The race marks the near-end of the Women's WorldTour revised calendar, with just two races still to come at Brugge-De Panne on Tuesday and the Madrid Challenge, held from November 6-8. However, as the second wave of COVID-19 sweeps across Europe, it is looking less likely that the series will reach the finale.
Cyclingnews looks at some of the takeaways from this year's Tour of Flanders.
Boels Dolmans dominate
Boels Dolmans started the Tour of Flanders as the team-to-beat, and they did not disappoint with Chantal van den Broek-Blaak securing a solo victory and Amy Pieters taking second place from the chase-group sprint. Newly crowned double world champion Anna van der Breggen was also in the decisive chase group and finished 11th on the day, crossing the line with a fist pump in celebration of her team's success in Oudenaarde.
The team was always going to be hard to rival as it also lined up with Jolien D’hoore – one of the fastest sprinters in the peloton – who had just won Gent-Wevelgem last weekend. She has always wanted to win the Tour of Flanders, which has not seen a Belgian winner since Grace Verbeke 10 years ago. D'hoore did not make it in the select chase group that formed behind Van den Broek-Blaak, and she remained in the main field. Although Belgian roads race champion Lotte Kopecky (Lotto Soudal) was in the chase group and finished third, Belgium will have to wait another year for a potential winner.
Together, Boels Dolmans covered all the bases for a team victory, with Van den Broek-Blaak forcing a solo breakaway over the Oude Kwaremont, while Van der Breggen and Pieters covered the moves behind. Had the race come back together, D'hoore would have been there to win the bunch sprint.
Trek-Segafredo leave Longo Borghini isolated
Trek-Segafredo lined up with three former winners of the Tour of Flanders with Lizzie Deignan, Elisa Longo Borghini and Ellen van Dijk – which gave them good odds. The team has also shown impeccable tactical performances this year to win the GP de Plouay, La Course and Liège-Bastogne-Liège, all with Deignan, who is leading the Women's WorldTour. In addition, the teamwork between Deignan and Longo Borghini, up until this point, has been something special.
At the Tour of Flanders, however, there seemed to be a disconnect, or perhaps a misfire on tactics, that led to Longo Borghini finishing a disappointing eighth place – the highest place for the American outfit – while Deignan did not finish the race.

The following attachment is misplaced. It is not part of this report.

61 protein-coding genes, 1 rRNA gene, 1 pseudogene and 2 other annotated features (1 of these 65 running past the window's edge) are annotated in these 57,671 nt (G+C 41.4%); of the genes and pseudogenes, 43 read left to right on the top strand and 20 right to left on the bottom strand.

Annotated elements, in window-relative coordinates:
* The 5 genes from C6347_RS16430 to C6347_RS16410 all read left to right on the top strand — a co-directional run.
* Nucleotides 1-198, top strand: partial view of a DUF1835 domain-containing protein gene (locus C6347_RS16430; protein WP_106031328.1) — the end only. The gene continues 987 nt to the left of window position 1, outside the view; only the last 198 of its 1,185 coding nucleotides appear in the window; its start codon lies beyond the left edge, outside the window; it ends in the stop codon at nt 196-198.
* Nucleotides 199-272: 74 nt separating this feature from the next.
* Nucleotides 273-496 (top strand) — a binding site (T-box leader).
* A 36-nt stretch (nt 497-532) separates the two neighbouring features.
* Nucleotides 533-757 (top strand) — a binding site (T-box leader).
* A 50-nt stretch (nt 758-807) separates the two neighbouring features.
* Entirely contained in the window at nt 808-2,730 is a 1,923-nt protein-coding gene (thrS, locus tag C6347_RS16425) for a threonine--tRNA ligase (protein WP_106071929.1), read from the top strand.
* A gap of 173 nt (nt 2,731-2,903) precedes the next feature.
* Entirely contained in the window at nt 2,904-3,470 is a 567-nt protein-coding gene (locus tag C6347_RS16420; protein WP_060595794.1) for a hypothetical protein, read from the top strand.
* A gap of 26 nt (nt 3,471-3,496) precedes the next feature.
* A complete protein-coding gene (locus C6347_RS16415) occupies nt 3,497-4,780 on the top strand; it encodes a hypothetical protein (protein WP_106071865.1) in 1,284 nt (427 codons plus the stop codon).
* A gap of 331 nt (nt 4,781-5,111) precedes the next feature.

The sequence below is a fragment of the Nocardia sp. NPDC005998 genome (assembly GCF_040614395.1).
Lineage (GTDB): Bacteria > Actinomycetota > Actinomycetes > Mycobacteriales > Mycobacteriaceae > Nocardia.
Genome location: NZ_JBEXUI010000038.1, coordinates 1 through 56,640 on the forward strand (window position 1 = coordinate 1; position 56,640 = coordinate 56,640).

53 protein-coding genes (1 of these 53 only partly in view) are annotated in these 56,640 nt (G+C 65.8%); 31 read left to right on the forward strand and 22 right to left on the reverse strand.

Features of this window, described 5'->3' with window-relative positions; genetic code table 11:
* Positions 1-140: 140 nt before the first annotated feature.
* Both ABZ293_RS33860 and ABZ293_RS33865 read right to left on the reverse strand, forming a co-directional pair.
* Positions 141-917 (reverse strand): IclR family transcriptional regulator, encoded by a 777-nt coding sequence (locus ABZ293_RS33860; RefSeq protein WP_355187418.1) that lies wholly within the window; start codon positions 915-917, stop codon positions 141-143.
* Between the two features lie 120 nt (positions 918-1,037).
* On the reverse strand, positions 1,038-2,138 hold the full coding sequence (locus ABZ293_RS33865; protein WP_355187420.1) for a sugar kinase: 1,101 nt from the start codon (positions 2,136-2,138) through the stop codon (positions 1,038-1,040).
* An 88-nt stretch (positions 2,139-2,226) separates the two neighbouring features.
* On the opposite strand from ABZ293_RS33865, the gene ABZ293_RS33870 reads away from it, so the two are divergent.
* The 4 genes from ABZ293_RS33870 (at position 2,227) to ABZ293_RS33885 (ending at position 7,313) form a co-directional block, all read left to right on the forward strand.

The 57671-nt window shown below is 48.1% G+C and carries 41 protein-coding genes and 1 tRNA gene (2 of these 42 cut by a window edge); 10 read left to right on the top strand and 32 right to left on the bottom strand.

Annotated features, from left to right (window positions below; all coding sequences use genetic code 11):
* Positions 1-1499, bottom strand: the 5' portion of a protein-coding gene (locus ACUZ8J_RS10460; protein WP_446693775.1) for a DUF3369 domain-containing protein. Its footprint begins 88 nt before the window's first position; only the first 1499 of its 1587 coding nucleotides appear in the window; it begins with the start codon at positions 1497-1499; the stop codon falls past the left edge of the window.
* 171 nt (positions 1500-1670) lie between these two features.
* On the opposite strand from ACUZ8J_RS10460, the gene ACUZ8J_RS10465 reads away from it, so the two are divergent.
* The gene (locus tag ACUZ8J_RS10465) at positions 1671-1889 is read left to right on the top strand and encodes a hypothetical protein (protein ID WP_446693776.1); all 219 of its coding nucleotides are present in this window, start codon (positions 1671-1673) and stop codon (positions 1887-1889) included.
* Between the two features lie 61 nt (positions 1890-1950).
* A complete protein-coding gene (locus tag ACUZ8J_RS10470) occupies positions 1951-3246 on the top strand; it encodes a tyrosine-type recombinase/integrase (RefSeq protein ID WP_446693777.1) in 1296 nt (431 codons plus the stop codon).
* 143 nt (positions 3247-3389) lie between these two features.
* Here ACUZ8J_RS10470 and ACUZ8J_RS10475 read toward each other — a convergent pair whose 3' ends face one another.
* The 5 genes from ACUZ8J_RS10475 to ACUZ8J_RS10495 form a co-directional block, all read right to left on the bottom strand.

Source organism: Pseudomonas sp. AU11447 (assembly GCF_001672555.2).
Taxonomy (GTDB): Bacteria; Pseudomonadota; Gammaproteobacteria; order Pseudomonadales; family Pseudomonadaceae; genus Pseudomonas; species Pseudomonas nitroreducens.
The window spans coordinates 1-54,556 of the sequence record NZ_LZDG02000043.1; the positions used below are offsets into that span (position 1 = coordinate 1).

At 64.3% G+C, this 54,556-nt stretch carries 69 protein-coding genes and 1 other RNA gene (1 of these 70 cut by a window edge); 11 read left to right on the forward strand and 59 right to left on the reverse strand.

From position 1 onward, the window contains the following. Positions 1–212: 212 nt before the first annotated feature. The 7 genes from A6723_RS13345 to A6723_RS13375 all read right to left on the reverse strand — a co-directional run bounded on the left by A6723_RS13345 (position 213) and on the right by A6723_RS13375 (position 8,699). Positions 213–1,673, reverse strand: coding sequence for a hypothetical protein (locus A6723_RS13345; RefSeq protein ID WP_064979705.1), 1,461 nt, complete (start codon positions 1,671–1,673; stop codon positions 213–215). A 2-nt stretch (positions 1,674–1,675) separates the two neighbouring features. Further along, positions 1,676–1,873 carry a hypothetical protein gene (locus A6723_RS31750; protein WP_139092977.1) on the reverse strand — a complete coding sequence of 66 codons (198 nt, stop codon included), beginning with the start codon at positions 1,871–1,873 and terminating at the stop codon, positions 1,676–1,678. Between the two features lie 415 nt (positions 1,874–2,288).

When the race kicked off over the more decisive late-race climbs – the Kruisberg/Hotond, Oude Kwaremont and Paterberg – Longo Borghini seemed to be left on her own, and she was the only Trek-Segafredo rider to make the decisive chase group behind solo winner Chantal van den Broek-Blaak (Boels Dolmans).
"It was a really tough race and the team worked really well, but in the end I was isolated with a little too many Boels riders," Longo Borghini said. "I tried to follow the attacks, and in the end, I also tried to do the sprint. I finished [eighth], which was not the result we were aiming for, but we have to be content with this. It was a very hard race and not easy to control."
Van Vleuten's attack comes up short
It's a rare occasion when Annemiek van Vleuten's attack doesn't result in a victory.
At the Tour of Flanders, one of her final races in the Mitchelton-Scott colours before moving to Movistar in 2021, Van Vleuten attacked over the Kruisberg, a 2.6km climb located at 106km into the women's 135km race. The peloton had thinned and it appeared to be a perfect trademark move from the rider who has won seven races this year in similar fashion.
"I thought I had a very good attack when we raced down the Kruisberg," said Van Vleuten, who fractured her wrist in a crash at the Giro Rosa last month. "There were a number of attacks, which I got over well, and afterwards, I attacked to ride alone. Unfortunately, Anna van der Breggen managed to join me and she did not want to ride. That was no surprise to me, but it was a shame. I knew I had to go solo."
Double world champion Van der Breggen bridged across to Van Vleuten and chose not to work because Boels Dolmans had several winning cards to play in the group behind.